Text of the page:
The Cavalcaders at the Abbey
The Abbey Theatre is, as ever, consistent in its unwavering approach to performance scheduling. It tends to dominate the early part of the calendar year with an assortment of adventurous playwriting and sumptuous visual productions. Come the summer months and it inevitably grows more conservative, regularly portraying works from the cavernous back catalogue of literary masters. The summer fades and autumn draws forth the interesting a new once again – culminating in the fringe and theatre festivals were their unorthodox variety of the fresh and the bold. It is a somewhat cyclical affair and regularly incorporates great writing with the sometimes more mundane, however, it is always diverse and fully displays the Abbey's infamous genius for theatre production.
In this appointed period of the year we see the Abbey tackle the Irish talent of Billy Roche, with a production of his musically themed comic drama, The Cavalcaders. Roche is that particular type of Irish writer who works to explore the small-town country societal condition through the prism of the ‘big issue'. Roche is a visceral master of the mixture of rapid fire witty joking and the somewhat dark mood-swinging staging of serious dramatic events. The evident brilliance of The Cavalcaders as a literary piece is to incorporate these opposing mixtures into a standard barber-shop styled musical affair where the comic jocularity and sudden somber drama is evenly divided by the melodious interlude. It makes for a blistering series of exchanges between the several characters and highlights the skill set of Roche's varied writing and the showy power of an Abbey theatre production.
As ever the Abbey has succeeded in producing a professional effort. The setting is achieved with aplomb; a singular construct, it displays the inside of a small shoe store where the entire story ark is completed. To the right is a faded brown piano which initiates the musical overtones, the left a sweeping desk and the shops storage area with the rear the shops entrance and above it a soaring series of construction cranes which captures the modern development of our Celtic Tiger Ireland. Robin Lefevre directs the action through these sparse confines with a significant tempo. Movement is swift and talkative which explores the tone of the play script well, introducing and exiting the characters at a steady clip; the audience is fed the play's diverse nature with very little time to adjust to the shifting arrangement. It makes for an entertaining series of surprises and highlights with grace the musical segments.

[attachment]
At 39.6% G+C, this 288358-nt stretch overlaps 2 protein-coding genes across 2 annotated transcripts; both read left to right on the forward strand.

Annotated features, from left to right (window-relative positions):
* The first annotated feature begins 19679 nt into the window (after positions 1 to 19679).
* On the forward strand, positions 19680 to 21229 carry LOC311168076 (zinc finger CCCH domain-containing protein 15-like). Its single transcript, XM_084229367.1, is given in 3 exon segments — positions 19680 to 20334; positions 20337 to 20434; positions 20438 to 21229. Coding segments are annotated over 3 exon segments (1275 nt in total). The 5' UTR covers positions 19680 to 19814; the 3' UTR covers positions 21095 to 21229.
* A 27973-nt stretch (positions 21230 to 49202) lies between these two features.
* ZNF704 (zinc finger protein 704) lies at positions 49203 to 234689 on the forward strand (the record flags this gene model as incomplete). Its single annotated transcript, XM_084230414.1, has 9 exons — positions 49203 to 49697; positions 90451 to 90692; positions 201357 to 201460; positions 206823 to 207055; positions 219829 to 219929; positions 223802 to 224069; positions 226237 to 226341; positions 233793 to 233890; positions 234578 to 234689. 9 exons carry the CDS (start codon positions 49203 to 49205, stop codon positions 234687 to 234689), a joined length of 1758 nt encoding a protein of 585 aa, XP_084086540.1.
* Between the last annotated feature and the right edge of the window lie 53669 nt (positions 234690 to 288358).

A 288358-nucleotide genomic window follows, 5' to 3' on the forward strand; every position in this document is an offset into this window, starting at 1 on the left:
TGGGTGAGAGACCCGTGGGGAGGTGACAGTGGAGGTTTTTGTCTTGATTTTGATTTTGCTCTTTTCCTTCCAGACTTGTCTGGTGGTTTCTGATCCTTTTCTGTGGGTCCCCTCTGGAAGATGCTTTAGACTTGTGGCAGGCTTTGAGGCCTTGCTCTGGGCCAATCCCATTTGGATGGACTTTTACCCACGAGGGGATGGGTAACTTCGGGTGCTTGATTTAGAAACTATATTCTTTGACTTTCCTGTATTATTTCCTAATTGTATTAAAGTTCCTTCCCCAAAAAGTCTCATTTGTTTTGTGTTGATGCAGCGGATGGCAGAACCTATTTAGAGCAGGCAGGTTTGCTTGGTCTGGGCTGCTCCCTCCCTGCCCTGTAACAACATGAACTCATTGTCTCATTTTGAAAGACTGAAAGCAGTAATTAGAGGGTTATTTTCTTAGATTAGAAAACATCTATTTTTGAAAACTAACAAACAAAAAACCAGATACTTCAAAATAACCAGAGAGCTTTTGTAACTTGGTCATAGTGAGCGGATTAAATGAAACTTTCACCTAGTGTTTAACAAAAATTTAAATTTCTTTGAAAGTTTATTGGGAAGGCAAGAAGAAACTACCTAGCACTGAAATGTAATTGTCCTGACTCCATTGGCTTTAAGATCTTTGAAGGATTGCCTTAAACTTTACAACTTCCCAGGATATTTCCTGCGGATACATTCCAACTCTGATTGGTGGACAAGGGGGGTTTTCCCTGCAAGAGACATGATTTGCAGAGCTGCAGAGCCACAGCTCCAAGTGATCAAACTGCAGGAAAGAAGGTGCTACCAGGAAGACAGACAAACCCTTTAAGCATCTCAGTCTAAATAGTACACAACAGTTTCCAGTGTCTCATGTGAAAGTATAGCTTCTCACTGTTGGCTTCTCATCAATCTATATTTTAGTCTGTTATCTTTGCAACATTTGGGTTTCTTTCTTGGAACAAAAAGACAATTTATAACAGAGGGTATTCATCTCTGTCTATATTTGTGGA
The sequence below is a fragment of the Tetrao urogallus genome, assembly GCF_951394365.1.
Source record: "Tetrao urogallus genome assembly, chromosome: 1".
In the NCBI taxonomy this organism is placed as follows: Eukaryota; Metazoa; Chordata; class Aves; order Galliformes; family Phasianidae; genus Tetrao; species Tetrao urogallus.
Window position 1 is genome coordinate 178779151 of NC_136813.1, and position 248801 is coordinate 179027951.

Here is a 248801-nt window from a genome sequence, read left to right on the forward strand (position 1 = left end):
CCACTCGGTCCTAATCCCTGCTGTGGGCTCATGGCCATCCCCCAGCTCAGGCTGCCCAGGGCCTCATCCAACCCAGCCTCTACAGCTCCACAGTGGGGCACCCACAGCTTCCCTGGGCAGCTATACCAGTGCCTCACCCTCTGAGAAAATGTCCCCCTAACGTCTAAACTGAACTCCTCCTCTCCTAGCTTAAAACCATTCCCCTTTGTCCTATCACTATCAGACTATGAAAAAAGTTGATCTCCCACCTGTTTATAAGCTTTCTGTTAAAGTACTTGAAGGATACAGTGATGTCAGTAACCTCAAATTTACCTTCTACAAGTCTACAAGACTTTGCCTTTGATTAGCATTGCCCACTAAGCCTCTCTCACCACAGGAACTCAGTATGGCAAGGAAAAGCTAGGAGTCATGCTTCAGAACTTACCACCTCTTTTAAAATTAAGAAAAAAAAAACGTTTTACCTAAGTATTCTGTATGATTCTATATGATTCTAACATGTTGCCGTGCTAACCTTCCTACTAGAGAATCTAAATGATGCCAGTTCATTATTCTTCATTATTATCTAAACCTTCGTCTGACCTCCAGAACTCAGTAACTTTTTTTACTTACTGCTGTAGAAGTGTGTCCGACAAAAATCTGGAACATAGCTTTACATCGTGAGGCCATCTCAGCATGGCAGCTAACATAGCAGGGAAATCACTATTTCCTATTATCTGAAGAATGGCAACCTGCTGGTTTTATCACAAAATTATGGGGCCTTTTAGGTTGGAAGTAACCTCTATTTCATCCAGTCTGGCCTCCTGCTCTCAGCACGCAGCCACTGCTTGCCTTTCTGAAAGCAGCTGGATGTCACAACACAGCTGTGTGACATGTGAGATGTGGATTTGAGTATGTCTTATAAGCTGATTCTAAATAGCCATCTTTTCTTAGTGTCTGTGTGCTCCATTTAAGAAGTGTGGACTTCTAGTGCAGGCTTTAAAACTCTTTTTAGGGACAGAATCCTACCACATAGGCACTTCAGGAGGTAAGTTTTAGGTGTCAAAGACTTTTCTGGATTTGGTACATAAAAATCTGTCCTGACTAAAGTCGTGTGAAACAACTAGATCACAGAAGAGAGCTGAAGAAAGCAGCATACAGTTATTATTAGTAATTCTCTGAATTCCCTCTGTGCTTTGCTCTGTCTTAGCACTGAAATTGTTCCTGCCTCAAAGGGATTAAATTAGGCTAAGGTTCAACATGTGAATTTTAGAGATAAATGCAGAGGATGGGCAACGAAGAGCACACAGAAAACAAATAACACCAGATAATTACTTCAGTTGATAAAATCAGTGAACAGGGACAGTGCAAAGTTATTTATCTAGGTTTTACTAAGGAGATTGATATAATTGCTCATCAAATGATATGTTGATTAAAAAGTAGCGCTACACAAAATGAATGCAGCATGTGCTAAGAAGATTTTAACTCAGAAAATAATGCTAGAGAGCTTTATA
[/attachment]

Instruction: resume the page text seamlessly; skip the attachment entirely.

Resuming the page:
The acting is solid on the most part and outstanding in certain dimensions. John Kavanagh explores his performance as the anecdotal Josie with a rich sense of playfulness, his brash visual contortions contain some of the plays finest comedic moments and he performs a show stopping solo rendition of Smoke Gets In Your Eyes. The remaining cast develop their respective roles well with standouts shining through in Garret Lombard as the cheeky Rory and Simone Kirby as the emotionally unstable Nuala. With the plays erratic construction there is a focus on the disparate elements of the production, where the comedic points tend to register immediately with the audience, the sudden angry drama appears included in the play primarily to shock. It is done so well at times that it begins to create a strain between the opposing narrative dynamics; and with the power of the dramatic performances, the use of the comic act (and the musical balance between) become ever more surreal on the stage. The ‘big issue' theme subsequently becomes lost in this structural conflagration.
It is in many ways this fissure in the structure that undermines the overall effect. Where Roche has designed a series of excellent independent parts, their grouping together, which at first is dynamic, begins to grow unwieldy when it enters its stride. The submerging of the major theme of the work dissolves its fundamental point and towards the end the dramatic segments (on the whole the finest parts of the play) are derailed somewhat by the increased attempts to make humour a component of the darkly depressed dialogue. Though this is a definite flaw, there is much to enjoy in this production and the acting and staging are at the very top of the theatric standards. Roche is an undeniably gifted playwright and at times in The Cavalcaders he hits performance gold, especially the somber conflicts between Terry and Nuala, and if not for its structural inadequacies the play would be not too far off an outstanding achievement. Of course, amidst the work being produced in Irish theatres at the moment that would be no mean feat.